However, some party leaders did take sides with former Lagos governor and a national leader of the APC, Senator Bola Ahmed Tinubu, backing the Lawan/Akume ticket openly. And many say he did that not necessarily because he believed the ticket was the best per se, in the circumstances the nation finds itself, but largely to make the emergence of another Yoruba and Lagosian, Hon. Femi Gbajabiamila, as the Speaker of the House of Representatives, seamless.
Interestingly, in 2011, the then Action Congress of Nigeria,ACN,backed Honourable Waziri Tambuwal, against the zoning arrangement of the PDP, to make him emerge as Speaker. Truth is, if the party had the foresight then, it could as well have produced Tambuwal’s deputy, because the party had the capacity to so do. If it failed to think outside the box then, why should it blame the PDP for its political foresight and sagacity, which saw it producing the Deputy President of the Senate now?
Today, it’s convenient for some chieftains of the party to ask Ekweremadu to resign or orchestrate his political trial simply,because he is the Deputy President of the Nigerian Senate, under the ruling APC. But when Tambuwal defected (from the PDP) to the APC, under the then ruling PDP, all the notable leaders of the party, including Lai Mohammed who was the National Publicity Secretary of the APC, stated clearly that there was nowhere in the constitution where it was stated that the Speaker of the House of Representatives must be produced by the majority party and that bi-partisan NASS leadership was good for the nation and showed that our democracy was growing. Even Honourable Femi Gbajabiamila, then Minority Leader and now Majority Leader of the House, defended this same position at the slightest opportunity, saying it was constitutional and in sync with presidential democracy.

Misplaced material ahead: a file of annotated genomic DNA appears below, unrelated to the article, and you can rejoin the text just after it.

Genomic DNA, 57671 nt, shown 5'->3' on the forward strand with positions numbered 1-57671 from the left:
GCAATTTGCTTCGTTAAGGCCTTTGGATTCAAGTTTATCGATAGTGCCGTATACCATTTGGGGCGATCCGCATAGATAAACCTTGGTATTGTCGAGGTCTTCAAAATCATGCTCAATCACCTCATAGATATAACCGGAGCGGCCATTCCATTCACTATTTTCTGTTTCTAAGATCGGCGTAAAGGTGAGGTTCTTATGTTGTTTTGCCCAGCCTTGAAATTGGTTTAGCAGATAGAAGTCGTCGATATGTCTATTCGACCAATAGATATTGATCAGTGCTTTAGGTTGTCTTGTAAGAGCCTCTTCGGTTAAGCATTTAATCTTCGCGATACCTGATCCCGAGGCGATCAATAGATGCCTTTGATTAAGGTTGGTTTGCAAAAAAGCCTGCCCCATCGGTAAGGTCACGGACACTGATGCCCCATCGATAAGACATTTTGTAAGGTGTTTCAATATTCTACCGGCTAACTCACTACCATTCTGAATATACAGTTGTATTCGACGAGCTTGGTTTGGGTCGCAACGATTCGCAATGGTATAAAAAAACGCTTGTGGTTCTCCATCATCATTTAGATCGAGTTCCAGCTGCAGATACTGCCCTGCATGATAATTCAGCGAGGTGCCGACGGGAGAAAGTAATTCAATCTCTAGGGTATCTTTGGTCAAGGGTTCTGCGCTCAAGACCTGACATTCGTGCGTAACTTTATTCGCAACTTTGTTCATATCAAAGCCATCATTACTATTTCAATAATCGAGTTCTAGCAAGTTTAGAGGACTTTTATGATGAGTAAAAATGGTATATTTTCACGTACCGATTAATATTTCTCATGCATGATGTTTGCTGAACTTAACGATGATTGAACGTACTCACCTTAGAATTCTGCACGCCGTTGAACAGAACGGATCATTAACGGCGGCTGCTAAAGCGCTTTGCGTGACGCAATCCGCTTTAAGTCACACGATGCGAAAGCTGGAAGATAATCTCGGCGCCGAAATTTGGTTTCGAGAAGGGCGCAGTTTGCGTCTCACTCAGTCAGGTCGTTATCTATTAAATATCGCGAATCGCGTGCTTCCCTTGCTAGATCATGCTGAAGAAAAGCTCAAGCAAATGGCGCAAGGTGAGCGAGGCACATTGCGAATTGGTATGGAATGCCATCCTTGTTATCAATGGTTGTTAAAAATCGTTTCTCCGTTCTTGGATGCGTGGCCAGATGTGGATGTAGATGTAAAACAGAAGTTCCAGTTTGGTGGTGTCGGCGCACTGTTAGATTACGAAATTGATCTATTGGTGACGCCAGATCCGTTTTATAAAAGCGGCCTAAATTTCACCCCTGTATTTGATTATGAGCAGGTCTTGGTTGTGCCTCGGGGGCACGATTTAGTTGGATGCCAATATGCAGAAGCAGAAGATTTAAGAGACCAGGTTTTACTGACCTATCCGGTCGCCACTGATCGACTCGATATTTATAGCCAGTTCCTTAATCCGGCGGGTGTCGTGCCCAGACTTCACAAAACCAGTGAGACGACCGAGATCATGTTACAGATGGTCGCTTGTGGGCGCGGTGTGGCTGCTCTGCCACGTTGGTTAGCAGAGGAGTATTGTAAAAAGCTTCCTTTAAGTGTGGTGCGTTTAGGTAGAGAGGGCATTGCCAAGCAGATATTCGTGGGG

The question Nigerians should ask these hypocrites is what has now changed? The constitution has not been rewritten and it is very clear that it says “Senators shall elect the Senate President and the Deputy Senate President from amongst themselves.”
Thank God, the first female Speaker, produced by Oyo State House of Assembly, Senator Monsurat Jumoke Sunmonu is now in the Senate, she knows about this kind of working arrangement better. At the inauguration of the Seventh House in 2011, under the first tenure of Governor Abiola Ajimobi, the 32-member Assembly had 13 ACN members, 12 PDP and 7 Accord Party members respectively. But Mrs. Sunmonu emerged Speaker and the PDP, which should ordinarily have produced her deputy, was sidelined. Instead, the party went into an alliance with the Accord Party and the arrangement saw the Accord Party producing David Olaniyan, representing Ibadan North 1 Constituency, as the Deputy Speaker, ahead of the PDP, which was next to the ruling party then, in terms numerical strength. Because it favours the hypocrites, they say it was democracy in action. Heavens did not fall. So, why should the heavens collapse now?
Even if we have forgotten the events of 2011, what about what happened in Benue and Plateau states respectively, in this current APC-led administration? At inauguration, the Plateau State House of Assembly had 24 members with PDP having a slight majority of 13 members.
However, APC produced the Speaker. Yet, they say it was democracy in action. The Benue case was no different. PDP had the majority in the 30-member House, yet APC produced Speaker. Chief Oyegun was happy it happened. But he is bitter that a PDP senator emerged Deputy President of the Senate, in an APC-led Senate.
From the forgoing, it is clear that it is either some Nigerians do not read about the past or deliberately ignore the facts of history. But as we navigate through the current APC-led government, Nigerians, especially those of the APC extraction must check their conscience and speak the truth at all times even if it hurts. As Othman Dan Fodio said, “Conscience is an open wound and only truth could heal it.” Indeed, only truth can help grow our democracy to the envy of the international community.
– Omipidan is a Special Assistant (Media) to the Deputy President of the Senate.